About New Zealand
Introduction to New Zealand
New Zealand is an island country in the south-western Pacific Ocean comprising two main landmasses (commonly called the North Island and the South Island), and numerous smaller islands, most notably Stewart Island/Rakiura and the Chatham Islands. The indigenous Māori named New Zealand Aotearoa, commonly translated as The Land of the Long White Cloud.
New Zealand is a developed country that ranks highly in international comparisons on human development, quality of life, life expectancy, literacy, public education, peace, prosperity, economic freedom, ease of doing business, lack of corruption, press freedom, and the protection of civil liberties and political rights. Its cities also consistently rank among the world's most liveable.
Similar in size to Japan or the British Isles, New Zealand occupies a land area of some 270,500 square kilometres. Cook Strait separates the North and South Islands. Three quarters of the population lives in the North Island. New Zealand has three official languages: Māori, English and New Zealand Sign Language. English is the most commonly spoken language.
New Zealand is notable for its geographic isolation: it is situated about 2000 km (1250 miles) southeast of Australia across the Tasman Sea, and its closest neighbours to the north are New Caledonia, Fiji and Tonga. During its long isolation New Zealand developed a distinctive fauna dominated by birds, a number of which became extinct after the arrival of humans and the mammals they introduced.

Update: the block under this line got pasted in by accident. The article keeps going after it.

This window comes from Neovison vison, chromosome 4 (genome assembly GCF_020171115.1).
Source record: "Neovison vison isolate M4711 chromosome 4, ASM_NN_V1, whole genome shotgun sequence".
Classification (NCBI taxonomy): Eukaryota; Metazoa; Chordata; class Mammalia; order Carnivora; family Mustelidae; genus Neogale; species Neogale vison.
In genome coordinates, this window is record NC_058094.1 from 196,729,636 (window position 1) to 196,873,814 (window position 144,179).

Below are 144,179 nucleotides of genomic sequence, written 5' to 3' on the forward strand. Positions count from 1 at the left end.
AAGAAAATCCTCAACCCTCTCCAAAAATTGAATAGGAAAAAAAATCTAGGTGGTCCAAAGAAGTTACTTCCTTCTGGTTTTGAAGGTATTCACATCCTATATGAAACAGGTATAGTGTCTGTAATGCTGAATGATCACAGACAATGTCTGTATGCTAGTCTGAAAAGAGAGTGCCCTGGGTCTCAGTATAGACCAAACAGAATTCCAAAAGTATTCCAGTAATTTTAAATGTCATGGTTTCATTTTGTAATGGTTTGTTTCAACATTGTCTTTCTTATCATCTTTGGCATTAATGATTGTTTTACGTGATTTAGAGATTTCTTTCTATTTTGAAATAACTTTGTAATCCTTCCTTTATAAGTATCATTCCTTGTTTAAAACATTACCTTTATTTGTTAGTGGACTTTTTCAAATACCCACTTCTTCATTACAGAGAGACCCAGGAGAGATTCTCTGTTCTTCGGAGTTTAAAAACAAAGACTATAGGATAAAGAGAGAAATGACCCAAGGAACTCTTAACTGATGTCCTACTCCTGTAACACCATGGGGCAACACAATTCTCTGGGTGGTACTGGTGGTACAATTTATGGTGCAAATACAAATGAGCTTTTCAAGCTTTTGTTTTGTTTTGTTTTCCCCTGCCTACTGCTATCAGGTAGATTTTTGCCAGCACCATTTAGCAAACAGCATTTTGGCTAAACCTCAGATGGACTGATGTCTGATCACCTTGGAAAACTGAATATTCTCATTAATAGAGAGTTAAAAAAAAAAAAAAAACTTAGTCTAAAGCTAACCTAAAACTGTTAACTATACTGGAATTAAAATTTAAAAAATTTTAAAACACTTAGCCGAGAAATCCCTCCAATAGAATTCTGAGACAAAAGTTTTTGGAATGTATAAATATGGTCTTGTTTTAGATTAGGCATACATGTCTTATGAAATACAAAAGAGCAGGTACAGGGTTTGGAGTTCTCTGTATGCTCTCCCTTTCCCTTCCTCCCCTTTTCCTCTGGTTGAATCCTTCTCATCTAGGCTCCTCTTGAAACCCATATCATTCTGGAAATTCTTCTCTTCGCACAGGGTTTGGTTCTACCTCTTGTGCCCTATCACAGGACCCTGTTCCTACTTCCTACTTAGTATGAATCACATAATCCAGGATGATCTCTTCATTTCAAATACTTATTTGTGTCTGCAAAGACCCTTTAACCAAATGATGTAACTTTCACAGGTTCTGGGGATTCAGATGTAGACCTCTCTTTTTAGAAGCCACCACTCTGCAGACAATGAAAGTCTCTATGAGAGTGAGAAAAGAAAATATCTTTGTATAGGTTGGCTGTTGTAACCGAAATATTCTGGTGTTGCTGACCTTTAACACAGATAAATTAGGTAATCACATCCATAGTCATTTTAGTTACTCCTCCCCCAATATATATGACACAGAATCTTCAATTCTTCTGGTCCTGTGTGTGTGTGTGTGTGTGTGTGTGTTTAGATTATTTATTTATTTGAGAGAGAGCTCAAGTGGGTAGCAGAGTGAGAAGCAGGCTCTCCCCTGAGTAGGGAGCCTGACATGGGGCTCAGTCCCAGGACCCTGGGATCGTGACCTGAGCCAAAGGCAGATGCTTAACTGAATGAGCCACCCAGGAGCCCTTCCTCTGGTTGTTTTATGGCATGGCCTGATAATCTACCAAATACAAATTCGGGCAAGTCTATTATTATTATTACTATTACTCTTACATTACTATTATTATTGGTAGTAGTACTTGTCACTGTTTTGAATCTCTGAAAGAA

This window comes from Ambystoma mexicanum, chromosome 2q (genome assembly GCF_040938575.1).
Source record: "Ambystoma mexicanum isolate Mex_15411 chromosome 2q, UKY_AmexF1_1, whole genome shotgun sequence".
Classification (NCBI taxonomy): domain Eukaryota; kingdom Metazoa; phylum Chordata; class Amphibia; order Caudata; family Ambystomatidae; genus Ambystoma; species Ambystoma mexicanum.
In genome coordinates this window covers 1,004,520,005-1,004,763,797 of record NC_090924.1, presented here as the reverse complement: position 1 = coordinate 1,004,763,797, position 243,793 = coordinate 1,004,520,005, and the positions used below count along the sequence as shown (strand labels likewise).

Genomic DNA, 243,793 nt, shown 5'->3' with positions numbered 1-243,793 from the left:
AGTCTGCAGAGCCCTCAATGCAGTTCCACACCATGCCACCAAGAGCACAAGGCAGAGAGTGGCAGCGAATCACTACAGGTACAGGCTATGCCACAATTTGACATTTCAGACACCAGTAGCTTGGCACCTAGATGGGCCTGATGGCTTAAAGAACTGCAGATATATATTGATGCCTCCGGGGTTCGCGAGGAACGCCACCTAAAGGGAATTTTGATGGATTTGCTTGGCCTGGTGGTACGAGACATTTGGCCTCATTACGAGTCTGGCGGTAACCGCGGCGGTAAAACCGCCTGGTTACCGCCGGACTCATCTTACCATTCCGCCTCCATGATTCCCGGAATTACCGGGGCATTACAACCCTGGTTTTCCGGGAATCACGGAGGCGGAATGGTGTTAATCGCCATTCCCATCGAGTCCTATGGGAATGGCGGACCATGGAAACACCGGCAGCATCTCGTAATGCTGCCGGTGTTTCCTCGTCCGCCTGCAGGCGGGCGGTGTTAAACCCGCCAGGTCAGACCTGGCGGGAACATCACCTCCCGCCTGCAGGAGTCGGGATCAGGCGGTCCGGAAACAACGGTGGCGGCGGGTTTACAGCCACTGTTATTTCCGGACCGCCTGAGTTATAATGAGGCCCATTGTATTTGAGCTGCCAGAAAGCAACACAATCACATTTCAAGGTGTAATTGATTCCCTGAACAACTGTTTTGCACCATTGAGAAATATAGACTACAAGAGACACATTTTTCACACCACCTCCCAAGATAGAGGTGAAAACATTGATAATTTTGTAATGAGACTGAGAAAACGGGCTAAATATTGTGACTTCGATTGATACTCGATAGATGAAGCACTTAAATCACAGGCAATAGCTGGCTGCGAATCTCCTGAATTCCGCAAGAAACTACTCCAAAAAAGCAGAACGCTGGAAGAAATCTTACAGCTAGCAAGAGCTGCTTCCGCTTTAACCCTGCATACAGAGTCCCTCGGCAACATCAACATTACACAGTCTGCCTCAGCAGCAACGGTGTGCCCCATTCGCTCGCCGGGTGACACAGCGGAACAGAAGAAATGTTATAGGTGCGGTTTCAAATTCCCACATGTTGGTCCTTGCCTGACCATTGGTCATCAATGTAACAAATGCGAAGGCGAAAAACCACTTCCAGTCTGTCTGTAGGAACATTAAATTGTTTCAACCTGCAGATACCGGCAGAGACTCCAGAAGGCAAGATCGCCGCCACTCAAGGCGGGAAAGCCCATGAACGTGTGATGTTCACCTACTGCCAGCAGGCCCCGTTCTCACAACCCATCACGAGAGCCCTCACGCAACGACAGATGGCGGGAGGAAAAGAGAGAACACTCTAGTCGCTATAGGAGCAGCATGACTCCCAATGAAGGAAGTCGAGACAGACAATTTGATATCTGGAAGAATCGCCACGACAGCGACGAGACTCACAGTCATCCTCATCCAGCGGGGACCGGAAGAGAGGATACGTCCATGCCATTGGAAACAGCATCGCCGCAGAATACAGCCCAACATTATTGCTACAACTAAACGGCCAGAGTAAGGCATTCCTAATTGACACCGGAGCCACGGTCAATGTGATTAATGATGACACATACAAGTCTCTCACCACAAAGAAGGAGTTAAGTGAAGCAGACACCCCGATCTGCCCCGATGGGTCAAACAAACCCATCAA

The population of New Zealand is mostly of European descent; the indigenous Māori are the largest minority. Asians and non-Māori Polynesians are also significant minority groups, especially in urban areas. The most commonly spoken language is English.
Elizabeth II, as the Queen of New Zealand, is the country's head of state and is represented by a ceremonial Governor-General who holds reserve powers. The Queen has no real political influence, and her position is essentially symbolic. Political power is held by the democratically elected Parliament of New Zealand under the leadership of the Prime Minister, who is the head of government.
Mountain ranges and country dominate New Zealand's landscape; one of the most striking physical features is the Southern Alps. To add to the variety of the South Island scenery, there are fiords, glaciers and lakes, and the coastal plains of Canterbury and Southland.
Mountain ranges and country dominate New Zealand's landscape; one of the most striking physical features is the Southern Alps. To add to the variety of the South Island scenery, there are fiords, glaciers and lakes, and the coastal plains of Canterbury and Southland. In the North Island is New Zealand's largest lake, Lake Taupo. The country's most active volcanoes, Ruapehu, Ngaurahoe, Tongariro and Taranaki, are also found in the central North Island. These are usually quiet, although Mount Ruapehu erupted in 1995 and 1996. Hot springs, geysers and mud pools are found in Taupo and Rotorua.
There are spectacular mountainous regions for some of the best skiing in the world, miles of coastlines with incredible beaches for surfing and swimming, and tramping trails throughout the country.